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Subject: FAQ: 3D Information for the Programmer
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O O
+ + F A Q + + F A Q + +
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Contents:
1) General references for 3d graphics questions.
2) How do I define an object?
3) How do I define space?
4) How do I define position?
5) How do I define orientation?
6) How do I define a velocity?
7) Drawing threedimensional objects on a twodimensional screen.
8) Vector Math  Dot Product and CrossProduct.
9) Matrix Math
10) Collisions.
11) Perspective.
12) ZBuffering & the Painters Algorithm & BSPTrees.
13) Shading.
14) 3space clipping.
15) 3d scanning.
16) Publically available sourcecode.
17) Books on the topics.
18) Other forums.
19) Current Contents of Archive ftp.csh.rit.edu::/pub/3dfaq
Last update:
03Mar94
What's new?
A bit more matrix math.
Added another book to the list
Contents of the Archive I'm keeping on this stuff.
1) General references for 3d graphics questions.
Well, this FAQ is just getting off the ground. Hopefully it will
touch on most of the bases you need to get started for now, and
hopefully it will expand at least as fast as you need it too. But...
regardless, things you'll want to locate for more help are Matrix
Algebra books, Physics books talking about Eulerian motion, and some
books on the Graphics Hardware you want to program for. The code
examples included in this FAQ will most likely be in C with pseudocode
in comments.
One of the most popular references, (and one of my favorites), is:
Computer Graphics: Principles and Practice

Foley, van Dam, Feiner, and Hughes
Addison Wesley  Reading, Massachusetts
(c) 1990. ISBN 0201121107
But, you'll also want to definitely check out the FAQ for
comp.graphics. That FAQ touches mainly on 2D needs, but some 3D
aspects are reviewed there, too.
2) How do I define an object?
There are lots of ways to define objects. One of the most commonly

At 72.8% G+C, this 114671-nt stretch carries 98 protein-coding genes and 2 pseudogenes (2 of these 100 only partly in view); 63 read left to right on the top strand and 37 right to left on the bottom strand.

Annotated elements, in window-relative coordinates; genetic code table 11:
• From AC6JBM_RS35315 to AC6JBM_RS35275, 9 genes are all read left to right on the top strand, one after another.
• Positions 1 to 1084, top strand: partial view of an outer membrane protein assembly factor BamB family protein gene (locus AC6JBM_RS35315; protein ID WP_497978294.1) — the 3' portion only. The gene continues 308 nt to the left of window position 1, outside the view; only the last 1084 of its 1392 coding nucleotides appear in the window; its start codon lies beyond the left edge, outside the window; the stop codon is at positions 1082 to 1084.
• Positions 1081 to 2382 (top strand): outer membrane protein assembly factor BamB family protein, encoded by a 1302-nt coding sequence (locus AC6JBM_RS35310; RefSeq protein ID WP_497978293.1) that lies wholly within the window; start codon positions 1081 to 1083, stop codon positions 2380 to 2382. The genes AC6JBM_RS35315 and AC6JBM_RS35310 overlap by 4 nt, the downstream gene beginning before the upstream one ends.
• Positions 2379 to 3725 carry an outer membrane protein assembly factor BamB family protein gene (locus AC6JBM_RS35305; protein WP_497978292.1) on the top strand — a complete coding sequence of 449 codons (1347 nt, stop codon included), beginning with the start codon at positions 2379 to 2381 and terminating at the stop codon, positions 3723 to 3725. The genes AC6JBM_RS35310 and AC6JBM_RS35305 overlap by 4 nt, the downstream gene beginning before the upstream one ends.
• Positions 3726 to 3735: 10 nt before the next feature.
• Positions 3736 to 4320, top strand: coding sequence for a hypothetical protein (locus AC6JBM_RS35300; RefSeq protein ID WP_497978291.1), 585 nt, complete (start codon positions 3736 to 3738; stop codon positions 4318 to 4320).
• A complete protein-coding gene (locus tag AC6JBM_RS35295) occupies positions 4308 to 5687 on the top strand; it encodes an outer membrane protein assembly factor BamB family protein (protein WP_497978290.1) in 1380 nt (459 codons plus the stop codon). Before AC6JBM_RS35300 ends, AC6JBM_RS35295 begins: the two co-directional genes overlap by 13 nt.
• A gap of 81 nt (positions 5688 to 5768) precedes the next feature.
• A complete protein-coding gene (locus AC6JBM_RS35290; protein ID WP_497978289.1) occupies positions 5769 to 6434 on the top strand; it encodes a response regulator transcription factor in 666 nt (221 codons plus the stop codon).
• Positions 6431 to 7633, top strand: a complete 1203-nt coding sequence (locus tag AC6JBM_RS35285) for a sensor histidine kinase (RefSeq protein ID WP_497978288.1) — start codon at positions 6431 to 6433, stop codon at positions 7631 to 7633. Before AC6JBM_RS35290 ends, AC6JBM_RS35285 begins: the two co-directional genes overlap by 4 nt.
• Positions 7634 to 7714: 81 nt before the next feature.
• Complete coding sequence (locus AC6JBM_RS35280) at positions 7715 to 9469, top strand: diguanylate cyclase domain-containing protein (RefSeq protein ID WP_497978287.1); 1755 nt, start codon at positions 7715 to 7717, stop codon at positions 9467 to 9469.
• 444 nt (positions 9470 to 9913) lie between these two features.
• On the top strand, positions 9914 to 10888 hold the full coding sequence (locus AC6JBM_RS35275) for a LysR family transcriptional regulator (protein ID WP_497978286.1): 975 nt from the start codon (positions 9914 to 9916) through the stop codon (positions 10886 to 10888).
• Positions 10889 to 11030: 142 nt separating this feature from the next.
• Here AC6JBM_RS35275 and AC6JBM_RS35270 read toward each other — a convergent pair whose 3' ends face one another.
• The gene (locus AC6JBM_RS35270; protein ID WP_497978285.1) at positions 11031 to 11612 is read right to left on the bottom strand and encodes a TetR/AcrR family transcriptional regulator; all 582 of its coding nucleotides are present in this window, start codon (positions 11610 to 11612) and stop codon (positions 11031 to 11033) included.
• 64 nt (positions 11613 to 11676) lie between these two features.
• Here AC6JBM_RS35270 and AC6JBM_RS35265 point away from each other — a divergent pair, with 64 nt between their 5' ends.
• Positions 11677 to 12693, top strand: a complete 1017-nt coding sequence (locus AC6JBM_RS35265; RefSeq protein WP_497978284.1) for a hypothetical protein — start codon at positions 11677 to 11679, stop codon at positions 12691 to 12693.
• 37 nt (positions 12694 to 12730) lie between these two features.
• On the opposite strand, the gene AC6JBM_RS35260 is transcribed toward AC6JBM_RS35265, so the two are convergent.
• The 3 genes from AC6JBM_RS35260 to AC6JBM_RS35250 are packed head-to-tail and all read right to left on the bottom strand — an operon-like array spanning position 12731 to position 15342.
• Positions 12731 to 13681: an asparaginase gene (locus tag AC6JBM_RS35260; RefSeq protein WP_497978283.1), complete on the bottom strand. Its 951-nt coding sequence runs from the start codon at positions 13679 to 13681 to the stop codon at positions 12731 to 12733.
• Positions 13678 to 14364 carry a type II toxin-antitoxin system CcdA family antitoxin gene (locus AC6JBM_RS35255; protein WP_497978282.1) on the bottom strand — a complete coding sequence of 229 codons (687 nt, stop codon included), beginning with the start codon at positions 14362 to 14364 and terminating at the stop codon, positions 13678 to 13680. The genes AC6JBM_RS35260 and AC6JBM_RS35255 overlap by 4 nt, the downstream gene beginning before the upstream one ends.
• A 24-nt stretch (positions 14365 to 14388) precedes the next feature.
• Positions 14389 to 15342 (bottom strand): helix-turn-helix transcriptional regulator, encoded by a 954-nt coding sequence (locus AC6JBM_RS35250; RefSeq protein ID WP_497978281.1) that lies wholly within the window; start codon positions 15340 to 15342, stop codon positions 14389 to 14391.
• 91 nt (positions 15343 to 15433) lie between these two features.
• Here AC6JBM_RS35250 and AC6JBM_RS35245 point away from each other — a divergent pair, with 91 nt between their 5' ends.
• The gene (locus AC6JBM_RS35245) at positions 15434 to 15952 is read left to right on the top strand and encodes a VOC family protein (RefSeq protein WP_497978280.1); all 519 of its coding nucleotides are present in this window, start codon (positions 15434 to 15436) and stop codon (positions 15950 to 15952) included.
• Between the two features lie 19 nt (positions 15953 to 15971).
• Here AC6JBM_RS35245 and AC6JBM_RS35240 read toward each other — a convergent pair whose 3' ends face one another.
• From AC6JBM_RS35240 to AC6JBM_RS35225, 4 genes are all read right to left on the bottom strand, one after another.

used is the OFF (Object File Format). The OFF toolkit and a library of
objects are available via anonymous ftp from gatekeeper.dec.com  XXX
???. The format provides easy methods for extensions and a base set of
things you can expect for each object. The toolkit is a bit bulky, but
the file format (in ascii) is easy enough to parse by hand.
The OFF.aoff file contains information about the object. The most
important one there is the location of the surface specification file
(usually object name.geom). This file also contains other attributes

and file names relevant to this object.
The OFF surface specification begins with the number of points, the
number of polygons and the number of segments.
npts nplys nsegs
This line is followed by the floating point coordinates for the points
that make up the object.
x1 y1 z1
x2 y2 z2
x3 y3 z3
.
.
x(npts) y(npts) z(npts)
Then, it gets a bit more complicated. The following lines begin with a
number to indicate the number of vertices in this polygon. That number
is followed by that many numbers, one for each vertex. These are given
in an order specified in the .aoff (usually conterclockwise). So, for
example, a triangle and a pentagon which share a side are shown below.
3 1 3 4
5 2 4 3 6 7
Here is some quick and dirty sample code to read in the .geom file:
struct polygon {
int nvert; /* Number of vertices in this polygon */
int *verts; /* Vertices in this polygon */
};
struct object {
int npts; /* The number of points */
int npolys; /* The number of polygons */
int nsegs; /* The number of segments */
double *point x,*point y,*point z;
  
struct polygon *polys;
};
int
read geom file( char *geom file, struct object *obj )
  
{
FILE *fp;
int i,j;
if (!(fp = fopen(geom file,"r"))) /* Open the .geom file */

return 1;
/* Get header information */
fscanf(fp,"%d %d %d",&obj.npts,&obj.npolys,&obj.nsegs);
/*
** Allocate room for the points.
*/
obj.point x = (double *)malloc(obj.npts*sizeof(double));

obj.point y = (double *)malloc(obj.npts*sizeof(double));

obj.point z = (double *)malloc(obj.npts*sizeof(double));

for (i=0;i triplets, it will
require a fair bit of work on reading them in to turn them into
spherical coordinates. If you're looking to this FAQ for information on
how to define the space your objects will be in, I'd strongly suggest